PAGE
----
One Sunday morning a few years ago, when the possibility of a multi-year pandemic seemed lightyears remote, I assisted in tidying up at a small event at a local community centre. Absentmindedly humming as I stacked chairs, I was unaware of my barely audible personal music-making.
Until a friend brought my attention to it asking, “What song is that?” “There’s always a song in my heart,” I blurted out enigmatically, but with a smile. Though an honest reply, it immediately felt glib. But it stuck with me, an off-the-cuff remark with implications which occasionally still bear reflection as we fast forward to the second calendar year of the current pandemic and once again try to take stock of how musicians and the venues they work in are coping with our shifting and often confusing regulatory environment.
While most Toronto music venues have been closed for “business as usual” since last March, many had also found ways to come back to at least a semblance of life with examples of innovative livestream concerts or video productions (as I have reported in several recent stories, notably Exquisite Departures in Trying Times in November and most recently Modal Stories Are Alive and Well in the Labyrinth).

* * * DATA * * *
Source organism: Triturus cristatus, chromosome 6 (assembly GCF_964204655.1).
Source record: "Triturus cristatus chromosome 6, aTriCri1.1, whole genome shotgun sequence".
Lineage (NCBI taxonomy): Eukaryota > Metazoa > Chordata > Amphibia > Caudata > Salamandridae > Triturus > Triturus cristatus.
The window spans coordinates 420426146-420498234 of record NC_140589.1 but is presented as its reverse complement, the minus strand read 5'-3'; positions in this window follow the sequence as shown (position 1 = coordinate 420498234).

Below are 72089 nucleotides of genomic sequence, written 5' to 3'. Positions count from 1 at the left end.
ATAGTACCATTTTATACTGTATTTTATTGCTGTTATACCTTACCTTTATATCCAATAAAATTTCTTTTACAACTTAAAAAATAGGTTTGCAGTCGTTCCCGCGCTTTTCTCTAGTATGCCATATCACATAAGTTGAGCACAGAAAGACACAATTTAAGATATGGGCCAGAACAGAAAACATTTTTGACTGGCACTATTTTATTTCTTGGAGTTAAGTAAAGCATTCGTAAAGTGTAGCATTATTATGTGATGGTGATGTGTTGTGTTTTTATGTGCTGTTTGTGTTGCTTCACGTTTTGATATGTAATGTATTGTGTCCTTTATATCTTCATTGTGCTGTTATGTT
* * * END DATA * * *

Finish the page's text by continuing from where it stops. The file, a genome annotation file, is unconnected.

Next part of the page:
Then on January 14, 2021 the Premier of Ontario announced the latest emergency stay-at-home order. At the stroke of 12 that day almost all the province’s struggling music venues were forced to close their doors again, even virtually. It prompted a new wave of concert cancellations and postponements, an echo of the cancellation tsunami that tore up the live events calendar during COVID-19’s first wave. It sent musicians who could work back home, isolated once again.